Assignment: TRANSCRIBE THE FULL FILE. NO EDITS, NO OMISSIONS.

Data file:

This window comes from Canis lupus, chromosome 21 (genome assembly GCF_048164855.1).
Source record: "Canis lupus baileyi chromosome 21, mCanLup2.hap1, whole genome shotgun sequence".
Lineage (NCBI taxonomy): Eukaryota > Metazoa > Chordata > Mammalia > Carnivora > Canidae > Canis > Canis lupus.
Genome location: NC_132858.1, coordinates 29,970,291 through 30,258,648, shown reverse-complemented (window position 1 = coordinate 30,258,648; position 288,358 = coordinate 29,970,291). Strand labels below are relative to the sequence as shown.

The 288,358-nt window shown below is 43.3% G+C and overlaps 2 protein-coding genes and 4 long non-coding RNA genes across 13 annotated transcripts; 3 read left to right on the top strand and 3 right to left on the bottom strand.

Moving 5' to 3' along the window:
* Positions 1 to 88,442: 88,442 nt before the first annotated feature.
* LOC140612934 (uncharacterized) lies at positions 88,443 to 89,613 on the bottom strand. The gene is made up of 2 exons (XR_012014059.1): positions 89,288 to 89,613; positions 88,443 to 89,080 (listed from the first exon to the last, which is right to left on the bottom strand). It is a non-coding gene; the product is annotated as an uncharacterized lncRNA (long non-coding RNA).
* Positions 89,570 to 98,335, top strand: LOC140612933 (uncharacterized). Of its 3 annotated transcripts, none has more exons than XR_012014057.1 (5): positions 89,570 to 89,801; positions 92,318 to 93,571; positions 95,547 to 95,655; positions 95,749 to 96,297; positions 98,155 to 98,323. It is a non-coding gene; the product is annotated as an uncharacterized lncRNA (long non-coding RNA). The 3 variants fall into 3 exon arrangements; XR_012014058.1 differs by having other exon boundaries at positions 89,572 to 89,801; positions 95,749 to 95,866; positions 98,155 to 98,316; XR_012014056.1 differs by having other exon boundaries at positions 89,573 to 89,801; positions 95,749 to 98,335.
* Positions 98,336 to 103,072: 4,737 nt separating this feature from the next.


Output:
This window comes from Canis lupus, chromosome 21 (genome assembly GCF_048164855.1).
Source record: "Canis lupus baileyi chromosome 21, mCanLup2.hap1, whole genome shotgun sequence".
Lineage (NCBI taxonomy): Eukaryota > Metazoa > Chordata > Mammalia > Carnivora > Canidae > Canis > Canis lupus.
Genome location: NC_132858.1, coordinates 29,970,291 through 30,258,648, shown reverse-complemented (window position 1 = coordinate 30,258,648; position 288,358 = coordinate 29,970,291). Strand labels below are relative to the sequence as shown.

The 288,358-nt window shown below is 43.3% G+C and overlaps 2 protein-coding genes and 4 long non-coding RNA genes across 13 annotated transcripts; 3 read left to right on the top strand and 3 right to left on the bottom strand.

Moving 5' to 3' along the window:
* Positions 1 to 88,442: 88,442 nt before the first annotated feature.
* LOC140612934 (uncharacterized) lies at positions 88,443 to 89,613 on the bottom strand. The gene is made up of 2 exons (XR_012014059.1): positions 89,288 to 89,613; positions 88,443 to 89,080 (listed from the first exon to the last, which is right to left on the bottom strand). It is a non-coding gene; the product is annotated as an uncharacterized lncRNA (long non-coding RNA).
* Positions 89,570 to 98,335, top strand: LOC140612933 (uncharacterized). Of its 3 annotated transcripts, none has more exons than XR_012014057.1 (5): positions 89,570 to 89,801; positions 92,318 to 93,571; positions 95,547 to 95,655; positions 95,749 to 96,297; positions 98,155 to 98,323. It is a non-coding gene; the product is annotated as an uncharacterized lncRNA (long non-coding RNA). The 3 variants fall into 3 exon arrangements; XR_012014058.1 differs by having other exon boundaries at positions 89,572 to 89,801; positions 95,749 to 95,866; positions 98,155 to 98,316; XR_012014056.1 differs by having other exon boundaries at positions 89,573 to 89,801; positions 95,749 to 98,335.
* Positions 98,336 to 103,072: 4,737 nt separating this feature from the next.